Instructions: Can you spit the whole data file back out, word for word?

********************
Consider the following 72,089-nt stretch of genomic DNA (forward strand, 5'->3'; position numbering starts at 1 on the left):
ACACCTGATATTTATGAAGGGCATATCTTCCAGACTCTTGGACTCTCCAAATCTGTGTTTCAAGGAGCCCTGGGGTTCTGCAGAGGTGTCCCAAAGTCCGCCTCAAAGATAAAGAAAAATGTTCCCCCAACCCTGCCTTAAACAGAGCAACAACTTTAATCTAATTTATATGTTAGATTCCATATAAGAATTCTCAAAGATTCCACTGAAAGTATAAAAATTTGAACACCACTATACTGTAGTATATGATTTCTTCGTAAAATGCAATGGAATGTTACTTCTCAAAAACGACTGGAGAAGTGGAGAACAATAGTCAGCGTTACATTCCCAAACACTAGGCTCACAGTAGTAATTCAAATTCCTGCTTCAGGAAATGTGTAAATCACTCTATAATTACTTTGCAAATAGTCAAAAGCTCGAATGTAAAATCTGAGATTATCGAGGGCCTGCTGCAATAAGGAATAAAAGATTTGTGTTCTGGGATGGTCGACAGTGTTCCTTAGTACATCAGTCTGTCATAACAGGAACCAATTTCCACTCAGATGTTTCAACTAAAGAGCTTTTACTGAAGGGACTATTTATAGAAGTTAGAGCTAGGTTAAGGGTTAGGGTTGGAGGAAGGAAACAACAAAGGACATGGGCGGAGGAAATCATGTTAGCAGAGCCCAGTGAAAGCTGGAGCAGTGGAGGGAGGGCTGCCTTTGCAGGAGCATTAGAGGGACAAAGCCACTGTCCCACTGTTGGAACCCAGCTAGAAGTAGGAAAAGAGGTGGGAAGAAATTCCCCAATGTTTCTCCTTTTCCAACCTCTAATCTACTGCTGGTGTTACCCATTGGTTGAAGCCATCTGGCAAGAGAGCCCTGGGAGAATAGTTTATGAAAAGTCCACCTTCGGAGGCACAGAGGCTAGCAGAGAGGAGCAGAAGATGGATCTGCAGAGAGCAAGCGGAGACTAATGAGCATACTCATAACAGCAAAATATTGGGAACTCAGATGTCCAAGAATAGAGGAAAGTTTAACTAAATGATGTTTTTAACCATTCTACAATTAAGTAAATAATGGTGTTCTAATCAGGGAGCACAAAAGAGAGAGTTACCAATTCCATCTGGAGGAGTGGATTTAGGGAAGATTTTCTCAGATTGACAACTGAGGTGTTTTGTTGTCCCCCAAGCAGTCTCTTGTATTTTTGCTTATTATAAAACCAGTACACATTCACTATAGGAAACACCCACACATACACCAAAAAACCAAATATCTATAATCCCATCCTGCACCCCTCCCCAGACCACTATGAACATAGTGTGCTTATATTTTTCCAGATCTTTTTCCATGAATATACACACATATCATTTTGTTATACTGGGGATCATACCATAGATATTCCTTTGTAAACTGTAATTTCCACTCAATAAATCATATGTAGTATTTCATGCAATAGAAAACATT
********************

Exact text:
Consider the following 72,089-nt stretch of genomic DNA (forward strand, 5'->3'; position numbering starts at 1 on the left):
ACACCTGATATTTATGAAGGGCATATCTTCCAGACTCTTGGACTCTCCAAATCTGTGTTTCAAGGAGCCCTGGGGTTCTGCAGAGGTGTCCCAAAGTCCGCCTCAAAGATAAAGAAAAATGTTCCCCCAACCCTGCCTTAAACAGAGCAACAACTTTAATCTAATTTATATGTTAGATTCCATATAAGAATTCTCAAAGATTCCACTGAAAGTATAAAAATTTGAACACCACTATACTGTAGTATATGATTTCTTCGTAAAATGCAATGGAATGTTACTTCTCAAAAACGACTGGAGAAGTGGAGAACAATAGTCAGCGTTACATTCCCAAACACTAGGCTCACAGTAGTAATTCAAATTCCTGCTTCAGGAAATGTGTAAATCACTCTATAATTACTTTGCAAATAGTCAAAAGCTCGAATGTAAAATCTGAGATTATCGAGGGCCTGCTGCAATAAGGAATAAAAGATTTGTGTTCTGGGATGGTCGACAGTGTTCCTTAGTACATCAGTCTGTCATAACAGGAACCAATTTCCACTCAGATGTTTCAACTAAAGAGCTTTTACTGAAGGGACTATTTATAGAAGTTAGAGCTAGGTTAAGGGTTAGGGTTGGAGGAAGGAAACAACAAAGGACATGGGCGGAGGAAATCATGTTAGCAGAGCCCAGTGAAAGCTGGAGCAGTGGAGGGAGGGCTGCCTTTGCAGGAGCATTAGAGGGACAAAGCCACTGTCCCACTGTTGGAACCCAGCTAGAAGTAGGAAAAGAGGTGGGAAGAAATTCCCCAATGTTTCTCCTTTTCCAACCTCTAATCTACTGCTGGTGTTACCCATTGGTTGAAGCCATCTGGCAAGAGAGCCCTGGGAGAATAGTTTATGAAAAGTCCACCTTCGGAGGCACAGAGGCTAGCAGAGAGGAGCAGAAGATGGATCTGCAGAGAGCAAGCGGAGACTAATGAGCATACTCATAACAGCAAAATATTGGGAACTCAGATGTCCAAGAATAGAGGAAAGTTTAACTAAATGATGTTTTTAACCATTCTACAATTAAGTAAATAATGGTGTTCTAATCAGGGAGCACAAAAGAGAGAGTTACCAATTCCATCTGGAGGAGTGGATTTAGGGAAGATTTTCTCAGATTGACAACTGAGGTGTTTTGTTGTCCCCCAAGCAGTCTCTTGTATTTTTGCTTATTATAAAACCAGTACACATTCACTATAGGAAACACCCACACATACACCAAAAAACCAAATATCTATAATCCCATCCTGCACCCCTCCCCAGACCACTATGAACATAGTGTGCTTATATTTTTCCAGATCTTTTTCCATGAATATACACACATATCATTTTGTTATACTGGGGATCATACCATAGATATTCCTTTGTAAACTGTAATTTCCACTCAATAAATCATATGTAGTATTTCATGCAATAGAAAACATT